Donate Your Brain for Research

Article courtesy of NIH News in Health from the National Institute of Health (NIH)

Your brain lets you think, feel, move, and breathe. But when something goes wrong, it can cause devastating disorders. Brain donations help researchers study brain disorders that affect millions of people.

Scientists need donations from both people who have suffered from brain disorders and those who were healthy. These donations help researchers learn about brain injuries and diseases like Alzheimer’s disease. A better understanding of brain disorders may bring new treatments in the future.

Anyone over 18 can choose to donate their brain. Scientists need brains from diverse groups. It’s important to study brain diseases in many populations.

One donated brain can make a huge impact. It could provide information for hundreds of studies.

If you’re considering brain donation, note that being an organ donor on your driver’s license is different. Brain donation is a separate process.

First, talk with your family and friends. Let them know early in your decision-making process. This may reduce stress and misunderstandings at the time of donation.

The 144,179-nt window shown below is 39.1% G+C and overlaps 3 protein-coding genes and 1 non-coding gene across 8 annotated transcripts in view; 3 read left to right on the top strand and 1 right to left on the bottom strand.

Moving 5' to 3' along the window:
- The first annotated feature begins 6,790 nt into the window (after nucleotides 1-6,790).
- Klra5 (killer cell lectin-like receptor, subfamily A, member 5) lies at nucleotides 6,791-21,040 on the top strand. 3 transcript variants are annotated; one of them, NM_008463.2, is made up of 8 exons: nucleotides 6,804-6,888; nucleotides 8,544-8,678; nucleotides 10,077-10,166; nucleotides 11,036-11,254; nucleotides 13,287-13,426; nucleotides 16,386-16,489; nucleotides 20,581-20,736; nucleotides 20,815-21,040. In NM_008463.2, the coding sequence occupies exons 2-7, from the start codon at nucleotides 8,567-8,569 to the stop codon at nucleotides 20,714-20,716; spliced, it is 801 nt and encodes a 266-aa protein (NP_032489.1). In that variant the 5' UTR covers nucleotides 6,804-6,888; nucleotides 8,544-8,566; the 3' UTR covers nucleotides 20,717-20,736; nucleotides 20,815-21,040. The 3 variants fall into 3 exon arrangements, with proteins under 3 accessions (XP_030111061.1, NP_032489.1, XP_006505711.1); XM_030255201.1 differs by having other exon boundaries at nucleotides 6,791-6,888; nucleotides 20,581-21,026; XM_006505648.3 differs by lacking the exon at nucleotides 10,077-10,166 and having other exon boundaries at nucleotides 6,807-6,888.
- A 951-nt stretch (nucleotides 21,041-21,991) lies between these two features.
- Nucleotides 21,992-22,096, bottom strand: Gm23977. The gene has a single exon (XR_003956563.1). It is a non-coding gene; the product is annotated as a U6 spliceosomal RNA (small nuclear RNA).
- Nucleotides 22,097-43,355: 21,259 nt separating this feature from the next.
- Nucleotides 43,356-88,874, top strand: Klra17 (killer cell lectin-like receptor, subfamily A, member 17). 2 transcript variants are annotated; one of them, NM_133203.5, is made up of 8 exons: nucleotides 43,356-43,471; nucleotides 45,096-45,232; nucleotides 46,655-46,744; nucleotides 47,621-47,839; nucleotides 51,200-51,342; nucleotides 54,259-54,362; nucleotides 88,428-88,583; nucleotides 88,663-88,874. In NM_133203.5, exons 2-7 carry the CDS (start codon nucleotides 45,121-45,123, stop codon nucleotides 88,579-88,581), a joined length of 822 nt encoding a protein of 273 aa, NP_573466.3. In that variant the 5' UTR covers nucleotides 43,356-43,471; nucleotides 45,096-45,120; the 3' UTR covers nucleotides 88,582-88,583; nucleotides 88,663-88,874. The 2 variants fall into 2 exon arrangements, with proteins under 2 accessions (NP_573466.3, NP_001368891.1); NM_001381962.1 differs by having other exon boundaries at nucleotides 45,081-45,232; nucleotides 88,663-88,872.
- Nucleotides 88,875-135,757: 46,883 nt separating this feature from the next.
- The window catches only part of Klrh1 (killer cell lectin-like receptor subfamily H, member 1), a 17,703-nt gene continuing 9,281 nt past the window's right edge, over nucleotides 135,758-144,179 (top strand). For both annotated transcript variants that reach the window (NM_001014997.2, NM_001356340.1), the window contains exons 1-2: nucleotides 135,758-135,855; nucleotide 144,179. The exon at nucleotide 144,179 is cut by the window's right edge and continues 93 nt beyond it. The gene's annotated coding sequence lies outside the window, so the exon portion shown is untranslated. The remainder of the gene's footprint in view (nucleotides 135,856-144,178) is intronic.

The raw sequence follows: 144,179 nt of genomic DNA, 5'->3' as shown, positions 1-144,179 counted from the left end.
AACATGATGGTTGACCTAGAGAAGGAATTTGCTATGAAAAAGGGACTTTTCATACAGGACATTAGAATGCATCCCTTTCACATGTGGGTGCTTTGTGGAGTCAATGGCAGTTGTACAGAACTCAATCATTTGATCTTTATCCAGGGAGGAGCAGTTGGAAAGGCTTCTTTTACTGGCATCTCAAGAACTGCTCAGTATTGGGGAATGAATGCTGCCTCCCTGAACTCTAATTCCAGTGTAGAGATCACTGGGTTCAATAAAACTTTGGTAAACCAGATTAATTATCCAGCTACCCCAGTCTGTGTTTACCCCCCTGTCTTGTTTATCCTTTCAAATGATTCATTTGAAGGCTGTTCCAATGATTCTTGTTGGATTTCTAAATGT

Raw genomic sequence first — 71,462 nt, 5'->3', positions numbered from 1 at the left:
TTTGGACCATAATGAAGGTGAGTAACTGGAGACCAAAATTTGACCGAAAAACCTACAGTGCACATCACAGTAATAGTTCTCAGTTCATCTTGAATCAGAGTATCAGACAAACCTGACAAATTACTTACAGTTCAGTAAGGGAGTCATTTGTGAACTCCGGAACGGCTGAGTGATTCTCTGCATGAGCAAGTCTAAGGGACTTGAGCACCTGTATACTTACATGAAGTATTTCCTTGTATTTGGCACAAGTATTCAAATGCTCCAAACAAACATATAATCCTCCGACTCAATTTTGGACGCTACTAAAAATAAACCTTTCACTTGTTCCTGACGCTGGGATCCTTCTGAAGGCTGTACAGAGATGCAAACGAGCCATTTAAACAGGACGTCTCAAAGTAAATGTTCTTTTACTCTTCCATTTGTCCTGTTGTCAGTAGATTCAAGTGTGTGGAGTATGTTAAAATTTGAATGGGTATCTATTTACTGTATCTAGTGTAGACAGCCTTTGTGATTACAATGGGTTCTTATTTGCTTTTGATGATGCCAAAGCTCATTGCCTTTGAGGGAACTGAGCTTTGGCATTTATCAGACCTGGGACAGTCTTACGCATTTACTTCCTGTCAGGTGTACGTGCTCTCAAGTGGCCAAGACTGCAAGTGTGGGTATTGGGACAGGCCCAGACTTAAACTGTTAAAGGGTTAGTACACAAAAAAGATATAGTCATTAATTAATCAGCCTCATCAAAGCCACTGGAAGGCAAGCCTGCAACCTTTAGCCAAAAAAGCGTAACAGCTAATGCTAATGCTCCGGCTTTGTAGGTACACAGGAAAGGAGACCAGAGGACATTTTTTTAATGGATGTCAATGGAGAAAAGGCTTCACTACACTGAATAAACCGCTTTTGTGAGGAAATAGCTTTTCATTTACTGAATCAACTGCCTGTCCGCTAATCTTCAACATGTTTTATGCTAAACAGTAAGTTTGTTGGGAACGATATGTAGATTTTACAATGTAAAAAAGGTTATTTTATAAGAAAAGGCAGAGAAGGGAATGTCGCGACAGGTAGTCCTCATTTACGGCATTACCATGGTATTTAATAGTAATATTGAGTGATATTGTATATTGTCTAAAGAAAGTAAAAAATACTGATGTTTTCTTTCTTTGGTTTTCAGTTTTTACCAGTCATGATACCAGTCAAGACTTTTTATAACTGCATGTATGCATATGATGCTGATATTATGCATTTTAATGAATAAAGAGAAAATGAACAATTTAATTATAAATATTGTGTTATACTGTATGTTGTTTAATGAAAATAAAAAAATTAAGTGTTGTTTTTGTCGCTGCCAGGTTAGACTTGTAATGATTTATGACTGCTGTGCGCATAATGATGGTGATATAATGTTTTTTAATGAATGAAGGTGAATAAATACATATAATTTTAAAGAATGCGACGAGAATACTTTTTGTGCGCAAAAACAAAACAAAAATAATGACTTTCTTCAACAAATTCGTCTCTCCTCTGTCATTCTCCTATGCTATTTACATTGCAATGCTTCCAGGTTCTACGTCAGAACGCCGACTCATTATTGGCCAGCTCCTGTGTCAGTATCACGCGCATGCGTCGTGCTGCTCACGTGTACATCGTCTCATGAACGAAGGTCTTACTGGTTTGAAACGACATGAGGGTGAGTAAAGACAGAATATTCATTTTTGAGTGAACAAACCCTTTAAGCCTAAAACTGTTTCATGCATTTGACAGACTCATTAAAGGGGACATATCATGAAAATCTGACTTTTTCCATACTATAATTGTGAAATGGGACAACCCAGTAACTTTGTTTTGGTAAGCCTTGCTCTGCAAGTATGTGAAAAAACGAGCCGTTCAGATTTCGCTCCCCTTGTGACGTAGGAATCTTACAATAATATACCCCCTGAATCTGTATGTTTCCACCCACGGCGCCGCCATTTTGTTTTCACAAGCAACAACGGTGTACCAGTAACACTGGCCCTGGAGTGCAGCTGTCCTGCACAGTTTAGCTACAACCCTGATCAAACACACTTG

You might also consider enrolling in a clinical study. Researchers learn the most from the brains of people who participate in studies while they’re still alive. This lets them track changes in memory, thinking, language, and behavior over time.

Roseman Medical Group Provider Perspective

David Ginsburg, MD
Roseman Medical Group

“From both the personal and professional levels, I have witnessed first-hand the devastating effects neurodegenerative diseases have on my patients and their families.  For example, I have seen countless numbers of patients with Alzheimer’s disease and ALS relentlessly deteriorate cognitively and physically, to the point where they are completely dependent on others for their basic survival needs.  Since brain biopsies are not routinely performed in the evaluation of such patients, researchers are completely dependent upon the generosity of brain donors in order to help identify the causes and treatments of such overwhelmingly destructive diseases.  Brain donations also help provide a sense of closure for the families of patients, in that their diagnoses can be confirmed or excluded.”

A special thank you to NIH News in Health from the National Institute of Health (NIH) for sharing this informative, shareable article. Learn more about why people donate their brains, the process of donation, and how you or someone you know can enroll to make a generous gift for future generations, visit National Institute on Aging for more information.

Dr. David Ginsburg is dedicated to providing patient-centered care and specializes in the diagnosis and treatment of the nervous system and neurological disorders such as dementia, Alzheimer’s, Parkinson’s, Huntington’s, and ALS. To schedule an appointment with Dr. Ginsburg, call 702-463-4040.

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